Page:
High-Frequency Noise Boosts Math Skills in Study
But the treatment isn't ready for prime time yet, expert says
WebMD News Archive
Some of the participants received transcranial random noise stimulation when they performed the math tasks. Those participants were two to five times better at learning things, he said. And, six months after the stimulation, they were 28 percent better at making calculations than the other participants.
Scientists aren't sure why the stimulation treatment may boost learning and thinking, but Cohen Kadosh said it may have something to do with activating neurons in the brain.
Why might brain-zapping be a good thing? "We all want to improve our learning and to make it faster if possible, and we also want to help those who have problems in learning" due to disease, developmental problems or aging, he said. Also, "around 20 percent of the population finds math challenging."
However, don't try this at home, advised Dr. Colleen Loo, a brain researcher and professor of psychiatry at the University of New South Wales in Australia, who called the research "promising."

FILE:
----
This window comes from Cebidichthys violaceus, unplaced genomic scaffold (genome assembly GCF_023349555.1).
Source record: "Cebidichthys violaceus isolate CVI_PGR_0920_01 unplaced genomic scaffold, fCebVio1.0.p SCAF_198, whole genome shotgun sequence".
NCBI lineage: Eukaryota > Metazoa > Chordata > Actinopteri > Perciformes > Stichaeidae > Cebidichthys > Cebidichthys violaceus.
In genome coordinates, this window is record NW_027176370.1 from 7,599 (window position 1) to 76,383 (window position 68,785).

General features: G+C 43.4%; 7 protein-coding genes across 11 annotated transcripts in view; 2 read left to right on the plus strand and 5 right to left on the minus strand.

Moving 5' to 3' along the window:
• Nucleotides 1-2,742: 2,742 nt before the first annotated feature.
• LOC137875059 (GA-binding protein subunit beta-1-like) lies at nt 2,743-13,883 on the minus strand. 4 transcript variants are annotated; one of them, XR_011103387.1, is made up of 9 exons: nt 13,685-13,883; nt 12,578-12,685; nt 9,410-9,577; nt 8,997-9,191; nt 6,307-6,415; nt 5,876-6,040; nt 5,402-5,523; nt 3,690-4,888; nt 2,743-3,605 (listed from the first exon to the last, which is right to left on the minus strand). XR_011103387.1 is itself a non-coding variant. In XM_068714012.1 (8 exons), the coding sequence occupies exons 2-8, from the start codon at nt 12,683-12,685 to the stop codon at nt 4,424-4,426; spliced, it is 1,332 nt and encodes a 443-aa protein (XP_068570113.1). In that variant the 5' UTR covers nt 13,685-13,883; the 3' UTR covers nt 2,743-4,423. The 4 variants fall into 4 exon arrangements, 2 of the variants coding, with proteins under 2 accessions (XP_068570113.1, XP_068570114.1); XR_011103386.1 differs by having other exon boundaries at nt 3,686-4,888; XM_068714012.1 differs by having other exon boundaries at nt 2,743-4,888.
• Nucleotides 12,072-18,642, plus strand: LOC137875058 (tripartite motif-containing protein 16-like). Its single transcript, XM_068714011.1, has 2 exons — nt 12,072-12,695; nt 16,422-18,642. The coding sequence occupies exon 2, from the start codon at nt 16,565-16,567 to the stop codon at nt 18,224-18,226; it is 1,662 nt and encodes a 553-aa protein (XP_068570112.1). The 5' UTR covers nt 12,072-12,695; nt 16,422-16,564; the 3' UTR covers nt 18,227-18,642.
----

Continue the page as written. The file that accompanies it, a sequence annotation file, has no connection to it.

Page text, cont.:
"If the electrodes are not correctly applied, it could cause scalp burns," Loo said. "Also, the exact placement of the positive and negative electrodes is essential, otherwise you could create quite different brain effects, including negative effects. There is still a lot more we need to know about this technology."
What's next? "There is a way to go, but this shows that it is feasible to improve human cognition and brain function in a long-lasting fashion," Cohen Kadosh said, "and this will hopefully trigger further research that will have more validity."